Wednesday, 13 November 2019

Pair conquer seven peaks in aid of girl’s back surgery

Pair conquer seven peaks in aid of girl’s back surgery

TWO men from Goring cycled 340km across seven peaks in the Alps to raise money for a teenage girl’s spinal operation.

Andrew Markham and Barney Kent finished the challenge in four days.

They were riding for Orla Astles-Jones, 13, a keen dancer, gymnast and athlete who has had to give up her hobbies due to scoliosis and kyphosis.

The conditions, which she developed  last year, mean the spine has curved out of alignment and her posture is becoming hunched.

The NHS can treat her but only by fusing her spinal discs, making her permanently less flexible, so her mother Nicola is raising money for an operation in which a corrective brace will be attached to part of her backbone.

Orla, a pupil at Langtree School in Woodcote, will undergo this procedure at St George’s Hospital in London next Friday.

So far her mother and supporters have raised about £22,000 through various sponsored challenges.

Mr Kent, 44, planned to tackle the mountain ride anyway and wanted to support the family as his daughter Ava, 11, has been friends with Orla since they both attended Goring Primary School.

Mr Markham, 49, is also friends with the family. He and Mr Kent are cycling partners and rode from London to Paris for charity in 2015.

The pair’s first climb was 6,100ft up Alpe D’Huez in France before resting for the night.

Over the next two days they rode up Col de Ornon, Col du Festre, Col St Jean, Col de Parque Tout and Col de L’Homme Mort.

Finally, they conquered Mont Ventoux, called the “giant of Provence” as it is 6,272ft and part of the Tour de France route.

They rode as part of a larger group from 9am to 4pm each day in temperatures ranging from freezing to 27C.

A support crew accompanied them to provide food, drink and extra clothing nearer the colder summits. The cyclists climbed a total of 6,568m on gradients as steep as 12 per cent.

Mr Kent, who lives in Mill Road with his wife Lindsey, said: “It was a very enjoyable ride but also very painful.

“We were lucky with the weather because it snowed heavily afterwards but was surprisingly pleasant while we were there.

“I somehow got lost on the first day and didn’t realise I was on the wrong slope until we were about 4km along, when we turned around and got ourselves back on track. It wasn’t too bad as that session was more of a warm-up.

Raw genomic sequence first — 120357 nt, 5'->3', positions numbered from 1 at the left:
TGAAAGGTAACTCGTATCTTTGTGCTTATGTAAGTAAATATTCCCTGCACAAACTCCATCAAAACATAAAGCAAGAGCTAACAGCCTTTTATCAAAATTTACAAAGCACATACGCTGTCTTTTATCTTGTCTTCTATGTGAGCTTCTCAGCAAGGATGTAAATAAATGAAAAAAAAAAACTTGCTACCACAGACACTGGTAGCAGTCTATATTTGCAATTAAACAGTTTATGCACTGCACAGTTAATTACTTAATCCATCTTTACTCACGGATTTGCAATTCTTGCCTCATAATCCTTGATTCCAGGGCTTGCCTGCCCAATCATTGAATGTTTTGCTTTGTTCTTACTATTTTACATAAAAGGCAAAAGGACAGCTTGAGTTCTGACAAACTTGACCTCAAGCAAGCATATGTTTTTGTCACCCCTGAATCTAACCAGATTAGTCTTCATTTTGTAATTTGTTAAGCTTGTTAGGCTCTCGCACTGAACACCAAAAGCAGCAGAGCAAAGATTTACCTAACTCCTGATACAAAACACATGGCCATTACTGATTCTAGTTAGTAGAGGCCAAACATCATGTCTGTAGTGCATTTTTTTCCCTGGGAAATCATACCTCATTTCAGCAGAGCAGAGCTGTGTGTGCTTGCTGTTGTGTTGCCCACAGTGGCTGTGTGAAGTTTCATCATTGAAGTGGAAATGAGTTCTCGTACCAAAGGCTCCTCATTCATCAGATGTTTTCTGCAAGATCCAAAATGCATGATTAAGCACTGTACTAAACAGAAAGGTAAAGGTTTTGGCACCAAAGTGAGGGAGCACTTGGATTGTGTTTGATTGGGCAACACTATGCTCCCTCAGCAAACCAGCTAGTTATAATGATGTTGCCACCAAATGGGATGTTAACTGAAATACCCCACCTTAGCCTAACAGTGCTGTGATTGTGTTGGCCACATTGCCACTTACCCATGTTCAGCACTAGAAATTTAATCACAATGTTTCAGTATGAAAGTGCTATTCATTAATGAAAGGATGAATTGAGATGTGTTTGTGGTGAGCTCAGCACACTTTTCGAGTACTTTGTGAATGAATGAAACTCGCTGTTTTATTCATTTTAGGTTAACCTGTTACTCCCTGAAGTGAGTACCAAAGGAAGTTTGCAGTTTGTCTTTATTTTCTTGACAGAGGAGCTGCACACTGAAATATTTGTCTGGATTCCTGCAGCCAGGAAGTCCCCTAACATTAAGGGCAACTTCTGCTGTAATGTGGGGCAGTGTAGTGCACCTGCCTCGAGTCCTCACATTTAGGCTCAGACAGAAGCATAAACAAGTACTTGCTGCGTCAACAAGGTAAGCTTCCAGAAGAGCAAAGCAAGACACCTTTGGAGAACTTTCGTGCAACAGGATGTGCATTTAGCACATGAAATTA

“It’s funny because Andrew was with a different group and thought he was behind me so he was really pushing hard to ‘catch up’. He realised what had happened as he was coming down and passed me still pedalling to the top.”

Mr Kent said the heat on the three full days made the constant exertion harder.

He said: “Sometimes the gradient was ‘only’ seven per cent but that’s still tough by normal standards. Any steeper than that and it’s like cycling up Streatley Hill except it goes on for many kilometres. The final day wasn’t as intimidating as there was only one mountain to climb so you could focus your mind on that. There was a huge downhill section to look forward to at the end.

“It was difficult but I just focused on ticking off one kilometre at a time. All I could think when I reached the top was ‘right, when can I get lunch and a drink?’.

“It was exhausting but the views were incredible.

“I was proud to finish but on the way down I passed a man cycling up with only one arm and one leg, which brought me back to earth a bit.

“We are both delighted to have helped raise money for Orla. She’s had so much support and the community has really got behind her.”

Mr Markham, of Springfield End, said: “It was a great couple of days — it was incredibly rewarding, although it’s also probably the hardest thing I’ve ever done.

“I don’t know if I’d do it again but the fact that we raised money for such a good cause made it all worthwhile.”

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